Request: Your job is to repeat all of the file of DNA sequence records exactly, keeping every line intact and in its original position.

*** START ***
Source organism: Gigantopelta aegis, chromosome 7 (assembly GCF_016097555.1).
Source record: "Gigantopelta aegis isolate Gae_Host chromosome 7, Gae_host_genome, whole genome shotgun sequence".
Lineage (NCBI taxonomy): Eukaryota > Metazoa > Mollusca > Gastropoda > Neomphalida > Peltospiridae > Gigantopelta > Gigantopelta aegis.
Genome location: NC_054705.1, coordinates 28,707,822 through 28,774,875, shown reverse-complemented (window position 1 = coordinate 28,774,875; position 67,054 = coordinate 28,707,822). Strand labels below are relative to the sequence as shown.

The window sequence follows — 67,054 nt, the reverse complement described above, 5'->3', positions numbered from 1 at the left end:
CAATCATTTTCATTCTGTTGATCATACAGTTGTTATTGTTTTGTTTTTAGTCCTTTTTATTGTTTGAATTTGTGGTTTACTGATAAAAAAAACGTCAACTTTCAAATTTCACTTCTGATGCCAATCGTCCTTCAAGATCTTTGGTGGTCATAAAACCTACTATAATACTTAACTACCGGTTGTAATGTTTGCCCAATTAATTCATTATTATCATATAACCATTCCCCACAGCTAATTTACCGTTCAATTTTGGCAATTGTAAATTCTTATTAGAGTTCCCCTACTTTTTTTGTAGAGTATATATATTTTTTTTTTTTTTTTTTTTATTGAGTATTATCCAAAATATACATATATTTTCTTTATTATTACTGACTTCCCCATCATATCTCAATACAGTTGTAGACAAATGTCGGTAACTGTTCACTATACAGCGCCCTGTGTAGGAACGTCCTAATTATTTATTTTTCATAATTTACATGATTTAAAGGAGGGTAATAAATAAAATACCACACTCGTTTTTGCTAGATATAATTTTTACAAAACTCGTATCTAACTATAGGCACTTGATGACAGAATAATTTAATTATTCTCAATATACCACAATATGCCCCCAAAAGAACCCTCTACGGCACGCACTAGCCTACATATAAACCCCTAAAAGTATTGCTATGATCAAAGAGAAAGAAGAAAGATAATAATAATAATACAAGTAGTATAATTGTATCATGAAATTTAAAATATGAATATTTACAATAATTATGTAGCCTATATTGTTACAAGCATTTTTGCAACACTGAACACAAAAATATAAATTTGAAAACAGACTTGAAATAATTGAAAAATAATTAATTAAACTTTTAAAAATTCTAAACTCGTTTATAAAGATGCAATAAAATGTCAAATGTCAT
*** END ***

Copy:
Source organism: Gigantopelta aegis, chromosome 7 (assembly GCF_016097555.1).
Source record: "Gigantopelta aegis isolate Gae_Host chromosome 7, Gae_host_genome, whole genome shotgun sequence".
Lineage (NCBI taxonomy): Eukaryota > Metazoa > Mollusca > Gastropoda > Neomphalida > Peltospiridae > Gigantopelta > Gigantopelta aegis.
Genome location: NC_054705.1, coordinates 28,707,822 through 28,774,875, shown reverse-complemented (window position 1 = coordinate 28,774,875; position 67,054 = coordinate 28,707,822). Strand labels below are relative to the sequence as shown.

The window sequence follows — 67,054 nt, the reverse complement described above, 5'->3', positions numbered from 1 at the left end:
CAATCATTTTCATTCTGTTGATCATACAGTTGTTATTGTTTTGTTTTTAGTCCTTTTTATTGTTTGAATTTGTGGTTTACTGATAAAAAAAACGTCAACTTTCAAATTTCACTTCTGATGCCAATCGTCCTTCAAGATCTTTGGTGGTCATAAAACCTACTATAATACTTAACTACCGGTTGTAATGTTTGCCCAATTAATTCATTATTATCATATAACCATTCCCCACAGCTAATTTACCGTTCAATTTTGGCAATTGTAAATTCTTATTAGAGTTCCCCTACTTTTTTTGTAGAGTATATATATTTTTTTTTTTTTTTTTTTTATTGAGTATTATCCAAAATATACATATATTTTCTTTATTATTACTGACTTCCCCATCATATCTCAATACAGTTGTAGACAAATGTCGGTAACTGTTCACTATACAGCGCCCTGTGTAGGAACGTCCTAATTATTTATTTTTCATAATTTACATGATTTAAAGGAGGGTAATAAATAAAATACCACACTCGTTTTTGCTAGATATAATTTTTACAAAACTCGTATCTAACTATAGGCACTTGATGACAGAATAATTTAATTATTCTCAATATACCACAATATGCCCCCAAAAGAACCCTCTACGGCACGCACTAGCCTACATATAAACCCCTAAAAGTATTGCTATGATCAAAGAGAAAGAAGAAAGATAATAATAATAATACAAGTAGTATAATTGTATCATGAAATTTAAAATATGAATATTTACAATAATTATGTAGCCTATATTGTTACAAGCATTTTTGCAACACTGAACACAAAAATATAAATTTGAAAACAGACTTGAAATAATTGAAAAATAATTAATTAAACTTTTAAAAATTCTAAACTCGTTTATAAAGATGCAATAAAATGTCAAATGTCAT